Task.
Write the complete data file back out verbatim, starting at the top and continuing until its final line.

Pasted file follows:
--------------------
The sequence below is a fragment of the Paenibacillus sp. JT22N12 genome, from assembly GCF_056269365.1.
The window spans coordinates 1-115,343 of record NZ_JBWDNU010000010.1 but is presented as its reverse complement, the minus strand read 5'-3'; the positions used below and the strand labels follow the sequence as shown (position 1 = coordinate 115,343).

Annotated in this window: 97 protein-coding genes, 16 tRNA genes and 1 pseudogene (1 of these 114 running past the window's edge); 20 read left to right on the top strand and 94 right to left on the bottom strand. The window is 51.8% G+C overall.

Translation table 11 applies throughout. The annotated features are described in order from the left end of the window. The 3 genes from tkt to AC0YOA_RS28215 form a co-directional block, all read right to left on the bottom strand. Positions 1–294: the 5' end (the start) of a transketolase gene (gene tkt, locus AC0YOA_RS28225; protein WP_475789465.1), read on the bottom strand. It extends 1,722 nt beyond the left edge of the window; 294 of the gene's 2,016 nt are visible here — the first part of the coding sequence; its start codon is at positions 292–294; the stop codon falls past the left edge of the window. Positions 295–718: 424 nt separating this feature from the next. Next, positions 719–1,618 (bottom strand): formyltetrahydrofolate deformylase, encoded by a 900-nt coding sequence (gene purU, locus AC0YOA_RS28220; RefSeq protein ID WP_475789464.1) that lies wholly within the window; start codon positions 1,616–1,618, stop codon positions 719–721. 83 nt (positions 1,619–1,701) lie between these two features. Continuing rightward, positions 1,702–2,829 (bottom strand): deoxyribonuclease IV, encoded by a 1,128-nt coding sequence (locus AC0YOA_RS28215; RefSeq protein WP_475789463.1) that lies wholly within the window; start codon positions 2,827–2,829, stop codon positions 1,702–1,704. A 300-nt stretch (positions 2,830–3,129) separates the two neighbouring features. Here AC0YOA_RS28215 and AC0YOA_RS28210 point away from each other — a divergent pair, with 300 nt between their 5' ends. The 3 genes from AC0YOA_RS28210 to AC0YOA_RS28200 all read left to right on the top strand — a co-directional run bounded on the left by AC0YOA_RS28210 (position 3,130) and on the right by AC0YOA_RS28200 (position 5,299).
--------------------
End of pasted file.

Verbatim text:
The sequence below is a fragment of the Paenibacillus sp. JT22N12 genome, from assembly GCF_056269365.1.
The window spans coordinates 1-115,343 of record NZ_JBWDNU010000010.1 but is presented as its reverse complement, the minus strand read 5'-3'; the positions used below and the strand labels follow the sequence as shown (position 1 = coordinate 115,343).

Annotated in this window: 97 protein-coding genes, 16 tRNA genes and 1 pseudogene (1 of these 114 running past the window's edge); 20 read left to right on the top strand and 94 right to left on the bottom strand. The window is 51.8% G+C overall.

Translation table 11 applies throughout. The annotated features are described in order from the left end of the window. The 3 genes from tkt to AC0YOA_RS28215 form a co-directional block, all read right to left on the bottom strand. Positions 1–294: the 5' end (the start) of a transketolase gene (gene tkt, locus AC0YOA_RS28225; protein WP_475789465.1), read on the bottom strand. It extends 1,722 nt beyond the left edge of the window; 294 of the gene's 2,016 nt are visible here — the first part of the coding sequence; its start codon is at positions 292–294; the stop codon falls past the left edge of the window. Positions 295–718: 424 nt separating this feature from the next. Next, positions 719–1,618 (bottom strand): formyltetrahydrofolate deformylase, encoded by a 900-nt coding sequence (gene purU, locus AC0YOA_RS28220; RefSeq protein ID WP_475789464.1) that lies wholly within the window; start codon positions 1,616–1,618, stop codon positions 719–721. 83 nt (positions 1,619–1,701) lie between these two features. Continuing rightward, positions 1,702–2,829 (bottom strand): deoxyribonuclease IV, encoded by a 1,128-nt coding sequence (locus AC0YOA_RS28215; RefSeq protein WP_475789463.1) that lies wholly within the window; start codon positions 2,827–2,829, stop codon positions 1,702–1,704. A 300-nt stretch (positions 2,830–3,129) separates the two neighbouring features. Here AC0YOA_RS28215 and AC0YOA_RS28210 point away from each other — a divergent pair, with 300 nt between their 5' ends. The 3 genes from AC0YOA_RS28210 to AC0YOA_RS28200 all read left to right on the top strand — a co-directional run bounded on the left by AC0YOA_RS28210 (position 3,130) and on the right by AC0YOA_RS28200 (position 5,299).